News Feature

Blue Hill
Originally published in The Weekly Packet, May 11, 2017
Artifacts found at Falls Bridge site will impact project plans

Falls Bridge discussion

Members of the Bridge Advisory Committee discuss challenges to the process on May 8 at Blue Hill Town Hall. In forefront, are Selectman Vaughn Leach and, representing Blue Hill Historical Society, Lynne Clark.

Photo by Anne Berleant Order prints of selected PBP photos.

by Anne Berleant

A Falls Bridge Advisory Committee meeting May 8 at Blue Hill Town Hall focused on the archeology and architecture of the site, as presented by Maine Historic Preservation Commission Senior Archaeologist Dr. Arthur Spiess and architectural consultant to MHPC Amanda Taylor of Kleinfelder/S E A Consultants of Augusta.

Significant archaeological findings, as detailed by Spiess, will impact the repair or replacement bridge project, and the placement of a temporary bridge, a plan that appears challenging given three significant sites on the northern approach to the bridge.

“The possibility is there for a [temporary] bridge on the west side provided we can mitigate the impact to historical structures,” MDOT Project Manger Andrew Lathe said after the meeting.

Spiess found two archaeological sites in 2015 and 2106 on the west side of the northern approach to Falls Bridge, named the Luskey site and the Roundy site. On the east side lies the Nevin site.

“Generally we keep archaeological findings private to prevent looting,” Spiess said, but because public knowledge of the sites already exists, he detailed Penobscot Native American tribe and other pre-European artifacts found in 1936-37 and in 2015 at the Nevin site, and Native American and early settler artifacts found in the Luskey site and Roundy site.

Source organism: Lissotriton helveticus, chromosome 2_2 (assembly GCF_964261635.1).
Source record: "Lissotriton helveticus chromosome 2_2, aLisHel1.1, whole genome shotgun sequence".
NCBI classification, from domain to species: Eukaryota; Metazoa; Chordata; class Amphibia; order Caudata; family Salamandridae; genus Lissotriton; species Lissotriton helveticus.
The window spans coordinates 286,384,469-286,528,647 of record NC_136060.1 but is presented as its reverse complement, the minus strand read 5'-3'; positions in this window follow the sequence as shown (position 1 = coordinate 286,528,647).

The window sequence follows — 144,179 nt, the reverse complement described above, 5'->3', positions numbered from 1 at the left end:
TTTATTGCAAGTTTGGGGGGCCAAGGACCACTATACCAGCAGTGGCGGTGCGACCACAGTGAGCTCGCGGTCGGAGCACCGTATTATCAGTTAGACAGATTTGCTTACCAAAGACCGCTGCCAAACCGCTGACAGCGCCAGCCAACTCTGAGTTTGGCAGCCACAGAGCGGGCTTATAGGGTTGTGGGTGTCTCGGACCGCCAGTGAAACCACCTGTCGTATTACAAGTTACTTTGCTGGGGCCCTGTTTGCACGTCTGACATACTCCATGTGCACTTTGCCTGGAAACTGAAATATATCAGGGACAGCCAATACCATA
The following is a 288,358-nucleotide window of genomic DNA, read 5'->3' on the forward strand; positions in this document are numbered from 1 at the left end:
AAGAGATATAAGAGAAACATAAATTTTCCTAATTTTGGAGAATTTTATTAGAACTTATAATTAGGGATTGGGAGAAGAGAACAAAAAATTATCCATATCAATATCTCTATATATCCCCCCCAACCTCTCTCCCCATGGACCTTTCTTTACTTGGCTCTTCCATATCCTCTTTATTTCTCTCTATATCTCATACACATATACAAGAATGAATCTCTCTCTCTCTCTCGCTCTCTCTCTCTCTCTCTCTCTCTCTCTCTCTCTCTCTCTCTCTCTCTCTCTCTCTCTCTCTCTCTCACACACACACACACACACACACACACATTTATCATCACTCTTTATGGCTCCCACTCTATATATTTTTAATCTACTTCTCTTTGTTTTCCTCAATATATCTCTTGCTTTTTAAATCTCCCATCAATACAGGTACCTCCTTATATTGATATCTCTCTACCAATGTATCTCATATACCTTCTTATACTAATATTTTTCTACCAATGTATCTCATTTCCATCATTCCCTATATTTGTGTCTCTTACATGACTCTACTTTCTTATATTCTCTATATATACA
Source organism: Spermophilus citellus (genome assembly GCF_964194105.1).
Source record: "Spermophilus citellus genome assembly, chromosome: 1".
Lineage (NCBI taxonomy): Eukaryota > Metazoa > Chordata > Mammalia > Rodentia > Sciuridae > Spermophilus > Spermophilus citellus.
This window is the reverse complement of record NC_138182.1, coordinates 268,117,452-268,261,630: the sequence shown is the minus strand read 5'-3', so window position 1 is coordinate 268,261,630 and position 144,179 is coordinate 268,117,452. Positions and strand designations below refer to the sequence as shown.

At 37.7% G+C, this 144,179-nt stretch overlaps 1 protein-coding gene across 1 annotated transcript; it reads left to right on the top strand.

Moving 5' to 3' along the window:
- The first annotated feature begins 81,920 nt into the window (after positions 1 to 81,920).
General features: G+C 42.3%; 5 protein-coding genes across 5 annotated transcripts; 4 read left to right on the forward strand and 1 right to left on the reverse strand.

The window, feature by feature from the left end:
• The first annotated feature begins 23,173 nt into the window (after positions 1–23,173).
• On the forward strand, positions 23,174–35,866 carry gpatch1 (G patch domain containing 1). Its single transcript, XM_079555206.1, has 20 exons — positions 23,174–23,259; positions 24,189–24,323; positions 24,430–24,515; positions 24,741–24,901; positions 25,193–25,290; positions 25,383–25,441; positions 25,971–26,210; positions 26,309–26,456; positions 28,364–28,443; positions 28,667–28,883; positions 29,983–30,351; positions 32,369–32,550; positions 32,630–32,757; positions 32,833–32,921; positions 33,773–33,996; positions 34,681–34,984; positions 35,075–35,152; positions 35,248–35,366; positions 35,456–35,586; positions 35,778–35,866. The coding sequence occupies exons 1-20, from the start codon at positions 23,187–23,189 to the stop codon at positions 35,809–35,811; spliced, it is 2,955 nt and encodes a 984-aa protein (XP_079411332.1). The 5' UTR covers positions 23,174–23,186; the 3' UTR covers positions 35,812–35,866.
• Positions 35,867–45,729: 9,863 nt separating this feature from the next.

The southern approach to the bridge has no significant archaeological findings that would impact the project, Spiess said.

The Nevin site is “highly unusual” because shell fragments in the soil have preserved the artifacts by reducing the acidity of the soil, Spiess said. For those reasons, it is “critically important to archaeology to have [the Nevin site] left untouched.”

At the Luskey site, Native American artifacts include a 2,000-year-old wigwam floor while the Roundy site, which partially overlaps the Luskey site, contains relics of John Roundy, one of the first settlers of Blue Hill, who arrived in 1762, was elected selectman in 1767, and died in 1799.

However, Lathe said covering the Laskey and Roundy sites with geotextile material and then fill dirt may protect the sites during construction and removal of a temporary bridge. “The opportunity is there,” he said.

A temporary bridge would keep traffic flowing along Route 175, including emergency service vehicles, but would lengthen the time and cost of construction. In a committee survey presented at the meeting, three of eight members agreed that clearing trees for relocation of utilities and installing a temporary bridge was acceptable for maintaining traffic through the work site; six agreed that maintaining a single lane of one-way traffic was acceptable; two members agreed maintaining traffic along Route 175 was important; and six agreed that detouring traffic onto Route 172, Hales Hill Road and High Street would have a big impact. The response summary did not label responses with committee member names.

Preserving historic architecture is not as complex. Impact to the 1926 twin-arch bridge, which is eligible for the National Register of Historic Places, is allowed mitigation under a section of the Historic Preservation Code, said Amanda Taylor. Mitigation measures include documenting through photographs, recordation and interpretive panels. The presence of the 1903 Renaissance Revival-style Arcady estate on the southeast side of the bridge, and the Wakonda house on the northwest corner, both eligible for the National Register, make the entire area an historic district, Taylor said. An eligible structure is afforded the same protection under the Act as one on the Register.

Committee member Steve Rappaport asked if the bridge was replaced, could it be replaced with a bridge of the same design, given its “emotional resonance” as an important location in the community. The answer was negative, with Taylor explaining that new architecture should reflect its own time period, and a replica of an historic structure would only confuse viewers, although she conceded the design could be similar, although it would be considered a mitigation measure.

“We feel a sense of responsibility that, if it is a new bridge, we owe it to future residents to give them what we had,” member Lynne Clark said.

Or, as member John Chapman noted, “Everybody likes the bridge.”